In the meantime, another contractor came and worked on the old steps that lead to the very top of the drive. These are located in the far corner of the car park, and they used to give a short cut access for the stationmaster and the staff living in the 4 cottages there down to the station, without having to walk down to the junction where the upper part of the drive meets the start of the forecourt.

Originally the main entrance to the stationmaster's house was at the top, but when some land was sold off after demolition to what is now the B&B a new entrance was made off the far end of the forecourt. Originally, the far end of the forecourt led to the horse dock.

Gretton tunnel:

There's not been a rush of replies about the date stone over the tunnel mouth at Gretton, and indeed Hunting Butts.

It would be helpful if someone could point us to an old photograph that shows the date stone in place. It seems to have been missing since at least the 1960s, and it is still crumbling today. Was it flush with the brickwork, or proud, or set in? What date was on it? Audie Baker's book suggests that the tunnel was completed in the winter of 1905/06, so which date was it?

We would like to do something with the hole that is there now. Either brick it up to stop water ingress, or else replace it with a replica date stone. Come on, look in those old books...


  1. From which type of wood are these softer sleepers made? When compared to jarrah (a) how much lighter are they (b) how much shorter is their useful lifetime? Thanks, Richard.

    1. That's beyond my ken. Try googling it.

  2. Hello Jo, a grand blog as always.
    On the tunnel front I'm not sure as a quick search on line even in 50s they seem like plain stone rather than washed out or crumbling.

    I might be a worth a search at Swindon or York in the records files as the portal drawings may be included.

    Equally they may have been more detailled than just a date, as an example round here we have coats of arms of the land owners on some bridges.


    1. Thank you for that contribution, very interesting. The stone seems to have been a composite and I think it started to crumble early on. Even today there are pieces of it on the track below.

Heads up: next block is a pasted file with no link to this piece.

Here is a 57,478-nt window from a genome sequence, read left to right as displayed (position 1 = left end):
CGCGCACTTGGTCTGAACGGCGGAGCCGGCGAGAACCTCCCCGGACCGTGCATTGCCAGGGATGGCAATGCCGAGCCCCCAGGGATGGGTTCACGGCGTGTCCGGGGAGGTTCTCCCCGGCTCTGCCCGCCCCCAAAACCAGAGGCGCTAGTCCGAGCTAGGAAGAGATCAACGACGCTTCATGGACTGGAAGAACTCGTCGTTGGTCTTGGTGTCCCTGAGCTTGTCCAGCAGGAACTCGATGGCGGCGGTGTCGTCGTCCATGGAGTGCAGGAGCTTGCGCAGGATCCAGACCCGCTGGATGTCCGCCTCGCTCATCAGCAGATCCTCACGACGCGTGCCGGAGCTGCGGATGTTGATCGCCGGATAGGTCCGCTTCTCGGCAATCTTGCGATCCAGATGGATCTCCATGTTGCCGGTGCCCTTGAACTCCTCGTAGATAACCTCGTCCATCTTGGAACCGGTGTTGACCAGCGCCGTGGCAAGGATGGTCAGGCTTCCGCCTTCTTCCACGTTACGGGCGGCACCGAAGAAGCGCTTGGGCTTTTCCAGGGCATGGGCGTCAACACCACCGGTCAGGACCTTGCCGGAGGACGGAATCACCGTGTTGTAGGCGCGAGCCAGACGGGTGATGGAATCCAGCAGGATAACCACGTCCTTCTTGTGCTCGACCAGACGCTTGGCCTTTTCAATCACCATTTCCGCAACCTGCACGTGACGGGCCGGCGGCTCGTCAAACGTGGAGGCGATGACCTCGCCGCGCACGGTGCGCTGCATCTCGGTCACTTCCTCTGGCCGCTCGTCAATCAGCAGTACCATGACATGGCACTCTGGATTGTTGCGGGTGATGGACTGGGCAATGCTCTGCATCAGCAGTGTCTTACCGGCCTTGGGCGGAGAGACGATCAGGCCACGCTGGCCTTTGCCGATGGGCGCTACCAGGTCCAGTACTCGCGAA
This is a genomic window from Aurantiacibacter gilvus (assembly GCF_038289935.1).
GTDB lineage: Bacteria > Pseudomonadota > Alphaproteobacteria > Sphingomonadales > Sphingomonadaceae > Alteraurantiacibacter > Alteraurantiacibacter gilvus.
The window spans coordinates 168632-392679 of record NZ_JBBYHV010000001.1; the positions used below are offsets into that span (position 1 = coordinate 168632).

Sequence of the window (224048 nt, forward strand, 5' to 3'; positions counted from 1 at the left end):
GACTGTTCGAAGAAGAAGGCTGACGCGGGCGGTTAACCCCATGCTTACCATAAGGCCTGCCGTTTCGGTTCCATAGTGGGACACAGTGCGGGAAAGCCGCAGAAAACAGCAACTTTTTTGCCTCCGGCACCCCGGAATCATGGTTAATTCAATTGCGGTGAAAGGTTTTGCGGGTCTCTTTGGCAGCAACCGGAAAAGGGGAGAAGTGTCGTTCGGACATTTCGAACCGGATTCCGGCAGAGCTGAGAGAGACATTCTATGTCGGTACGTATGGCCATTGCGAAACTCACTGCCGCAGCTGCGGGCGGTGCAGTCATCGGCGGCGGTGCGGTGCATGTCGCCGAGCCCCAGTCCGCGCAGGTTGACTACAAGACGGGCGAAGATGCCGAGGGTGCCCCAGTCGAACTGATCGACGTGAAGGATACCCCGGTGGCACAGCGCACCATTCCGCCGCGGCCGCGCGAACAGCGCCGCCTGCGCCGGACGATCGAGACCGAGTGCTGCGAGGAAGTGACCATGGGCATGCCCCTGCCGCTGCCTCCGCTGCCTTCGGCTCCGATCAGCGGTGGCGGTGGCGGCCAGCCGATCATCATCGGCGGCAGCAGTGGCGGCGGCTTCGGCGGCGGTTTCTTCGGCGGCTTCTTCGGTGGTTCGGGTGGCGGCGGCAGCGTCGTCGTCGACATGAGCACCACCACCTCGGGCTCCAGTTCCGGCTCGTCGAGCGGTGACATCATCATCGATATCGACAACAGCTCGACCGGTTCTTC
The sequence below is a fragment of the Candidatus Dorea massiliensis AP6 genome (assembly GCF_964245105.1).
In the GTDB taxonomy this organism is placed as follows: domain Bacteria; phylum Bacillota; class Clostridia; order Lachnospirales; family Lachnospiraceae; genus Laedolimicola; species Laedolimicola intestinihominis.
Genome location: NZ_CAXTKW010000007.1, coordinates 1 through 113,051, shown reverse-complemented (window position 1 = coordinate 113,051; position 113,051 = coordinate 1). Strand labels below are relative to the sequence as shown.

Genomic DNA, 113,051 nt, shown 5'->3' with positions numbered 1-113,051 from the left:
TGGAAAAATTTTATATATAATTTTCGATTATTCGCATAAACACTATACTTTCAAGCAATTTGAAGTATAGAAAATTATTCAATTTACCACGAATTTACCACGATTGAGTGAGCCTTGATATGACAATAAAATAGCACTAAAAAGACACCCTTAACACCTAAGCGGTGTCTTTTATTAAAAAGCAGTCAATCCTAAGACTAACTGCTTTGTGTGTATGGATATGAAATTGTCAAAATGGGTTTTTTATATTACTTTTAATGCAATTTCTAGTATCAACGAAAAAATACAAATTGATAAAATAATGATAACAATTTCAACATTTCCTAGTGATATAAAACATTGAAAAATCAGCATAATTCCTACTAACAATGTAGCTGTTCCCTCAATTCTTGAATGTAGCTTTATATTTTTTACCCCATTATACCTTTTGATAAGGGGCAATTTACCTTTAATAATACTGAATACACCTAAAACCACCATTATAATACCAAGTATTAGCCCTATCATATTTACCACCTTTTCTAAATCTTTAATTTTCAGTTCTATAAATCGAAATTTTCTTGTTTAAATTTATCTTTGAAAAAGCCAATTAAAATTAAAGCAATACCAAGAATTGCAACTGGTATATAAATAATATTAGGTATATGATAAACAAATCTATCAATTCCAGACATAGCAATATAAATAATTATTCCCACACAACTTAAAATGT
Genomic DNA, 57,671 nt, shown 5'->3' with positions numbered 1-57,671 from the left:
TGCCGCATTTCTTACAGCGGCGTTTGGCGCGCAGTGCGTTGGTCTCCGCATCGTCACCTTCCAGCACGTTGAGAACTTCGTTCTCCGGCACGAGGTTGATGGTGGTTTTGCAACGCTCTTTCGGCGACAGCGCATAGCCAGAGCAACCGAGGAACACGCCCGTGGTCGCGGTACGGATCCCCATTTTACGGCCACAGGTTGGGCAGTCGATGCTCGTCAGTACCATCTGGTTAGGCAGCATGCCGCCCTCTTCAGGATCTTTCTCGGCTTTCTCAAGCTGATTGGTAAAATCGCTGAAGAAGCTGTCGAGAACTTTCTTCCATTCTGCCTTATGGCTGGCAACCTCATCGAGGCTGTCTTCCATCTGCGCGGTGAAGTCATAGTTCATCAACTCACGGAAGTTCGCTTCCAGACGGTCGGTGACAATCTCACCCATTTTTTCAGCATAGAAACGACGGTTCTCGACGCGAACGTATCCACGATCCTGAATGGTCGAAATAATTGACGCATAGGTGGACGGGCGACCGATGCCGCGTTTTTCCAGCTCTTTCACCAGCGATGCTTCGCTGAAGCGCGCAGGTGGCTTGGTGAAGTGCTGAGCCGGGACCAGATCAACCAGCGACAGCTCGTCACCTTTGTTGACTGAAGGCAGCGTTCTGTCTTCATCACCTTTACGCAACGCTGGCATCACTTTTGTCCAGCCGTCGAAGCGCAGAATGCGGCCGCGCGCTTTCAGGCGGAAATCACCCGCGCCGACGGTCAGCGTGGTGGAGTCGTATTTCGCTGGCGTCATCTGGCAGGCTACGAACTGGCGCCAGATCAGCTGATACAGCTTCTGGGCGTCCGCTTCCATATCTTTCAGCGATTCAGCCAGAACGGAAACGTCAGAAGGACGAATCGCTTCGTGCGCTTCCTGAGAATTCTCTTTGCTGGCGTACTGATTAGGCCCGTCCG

Tunnel tablets I have found on the internet were almost always dates. I even saw them on the JingPeng pass.
      The Honda Wanderer one seems plain but I think in fact it is just the remnant of a crumbled one. There is no point in making a special place for a plaque, with nothing on it. One of ours is already bricked up (not by us) so that would have been in BR days pre 1979.

    2. Of course I forgot to check Warwickshire railways website to check in woodend tunnel. Sadly while similar design no stone.

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  3. Jo Another excellent report on equally excellent hard work on the relay. Forgive my ignorance but on a previous blog reference was made to wet clay near the signal box. Does this not mean terram should be laid before reballasting?

  4. A terrific and informative blog, you are doing a magnificent job.

  5. Great progress on the track relaying.
    I have not forgotten the yard lamp pics I promised you but my email is down at the moment so please bear with me.
    Regards, Paul.

  6. It is interesting to see Ardley Tunnel on the Chilterns which is contemporary with yours. Was the contractor the same?

    1. That's a good one, thank you. It looks exactly the same!

    2. Further to the photo of Ardley Tunnel, Brill Tunnel further to the south had the same type:

    3. Interesting. That one looks a bit crumbly too.
      I think it would be better to make an engraving on a harder stone and set that into the aperture.

  7. Jo, I obtained all the original drawings from the BR archives and they are with the Structures Team. Check with John B and team as nearly all the bridges were covered only a few were missing but the Tunnels were included.

    Regards, Darren Fairley